Gantline Setup

Climbing the mast usually involves conning one of your friends to haul your heavy body up the spar so you can take a look at a few things. If you run out of friends who are willing to spend their day grinding on a winch, you will need to find a way up to the top and back to the deck in a safe manner alone.

One of the easiest and safest ways to climb the mast alone is to use a gantline. A gantline is a dedicated line that will raise a human up the mast. It is simple to rig and easy to use.

The gantline is made up of a pulley which is attached to a halyard. This pulley will be a double block. On your chair, you will have another block; double if you want to create a 4:1 system, or single if you want to create a 3:1 system. Between these two pulleys will run the gantline, which you will pull to raise yourself up the mast.

Some things to consider when choosing your system is how strong are you and how much do you weigh.

If you choose a 4:1 system, your weight will be divided by 4, but you will have to pull 4 times the height of your mast in rope to get yourself all the way to the top. If you weigh 200 pounds, and your mast is 50 feet tall, you will have to pull a weight of 50 pounds 200 feet. The weight is slight, but the distance is great and you will need a lot of endurance to make it all the way to the top.

If you choose a 3:1 system, your weight will be divided by 3, but you will only have to pull 3 times the height of your mast in rope to get yourself to the top. If you weight 200 pounds and your mast is 50 feet tall, you will have to pull a weight of 67 pounds 150 feet. The weight is slightly more, but the distance is vastly less. If you are strong enough, I highly recommend going with a smaller system, as you will get to the top faster and you will need less rope to do so.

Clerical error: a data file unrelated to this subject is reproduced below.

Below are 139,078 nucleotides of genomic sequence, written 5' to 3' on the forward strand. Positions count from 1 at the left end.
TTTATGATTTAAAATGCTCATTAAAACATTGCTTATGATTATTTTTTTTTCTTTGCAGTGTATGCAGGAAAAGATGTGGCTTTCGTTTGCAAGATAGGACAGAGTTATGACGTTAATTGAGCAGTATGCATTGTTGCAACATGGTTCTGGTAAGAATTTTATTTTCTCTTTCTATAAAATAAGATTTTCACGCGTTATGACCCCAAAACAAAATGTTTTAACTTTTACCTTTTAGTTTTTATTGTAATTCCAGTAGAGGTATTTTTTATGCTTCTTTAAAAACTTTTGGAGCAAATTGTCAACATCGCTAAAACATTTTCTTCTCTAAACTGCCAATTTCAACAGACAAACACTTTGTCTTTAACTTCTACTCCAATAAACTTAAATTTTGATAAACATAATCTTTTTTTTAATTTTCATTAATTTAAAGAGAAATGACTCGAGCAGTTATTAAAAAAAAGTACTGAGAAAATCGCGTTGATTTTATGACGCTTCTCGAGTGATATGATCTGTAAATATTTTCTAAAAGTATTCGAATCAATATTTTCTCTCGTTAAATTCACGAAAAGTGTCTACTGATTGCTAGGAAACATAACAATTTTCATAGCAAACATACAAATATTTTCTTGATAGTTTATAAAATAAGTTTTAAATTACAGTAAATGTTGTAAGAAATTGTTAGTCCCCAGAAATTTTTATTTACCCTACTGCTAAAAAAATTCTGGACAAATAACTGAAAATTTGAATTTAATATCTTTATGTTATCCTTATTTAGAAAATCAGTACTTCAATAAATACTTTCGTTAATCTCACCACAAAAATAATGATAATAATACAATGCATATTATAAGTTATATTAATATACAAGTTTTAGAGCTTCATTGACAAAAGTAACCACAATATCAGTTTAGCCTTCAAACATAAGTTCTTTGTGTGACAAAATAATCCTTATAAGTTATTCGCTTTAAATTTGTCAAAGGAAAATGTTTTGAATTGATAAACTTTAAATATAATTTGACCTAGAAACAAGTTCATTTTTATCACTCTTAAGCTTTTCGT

The gantline is run through the blocks and tied off to the last block after all the pulleys are used. If you are using a 4:1 system, the knot will be on the top block. If you are using a 3:1 system, the knot will be on the bottom block. To go up, all you need to do is pull on the tail and you will slowly begin to ascend.

Coming down is easy too, as you let the line out, you will slowly descend. The friction from the pulleys will also cause you to come down a bit slower as well. If you loose your grip on the tail and begin to freefall, all you need to do is grab the mass of line that runs between the blocks and squeeze. The rope will stop moving and you will come to a stop without hitting the deck.

I like to use 3 strand nylon rope for my gantline because it is easy to grab and also easy to inspect the condition. Double braid rope can have a nice looking cover and a rotten core hiding below, waiting to fail while you are aloft. 3 lay is the entire rope, and what you see is what you have. If you notice severe chafe, you can easily identify it and repair it with a mending splice, or replace the entire rope if you do not feel comfortable with the idea of repairing rope.

Gantlines are a great method to raise yourself up the mast in a controlled and safe manner. They reduce the weigh involved which means that you can pull yourself and your tool bag up to the top of the mast with ease and peace of mind.

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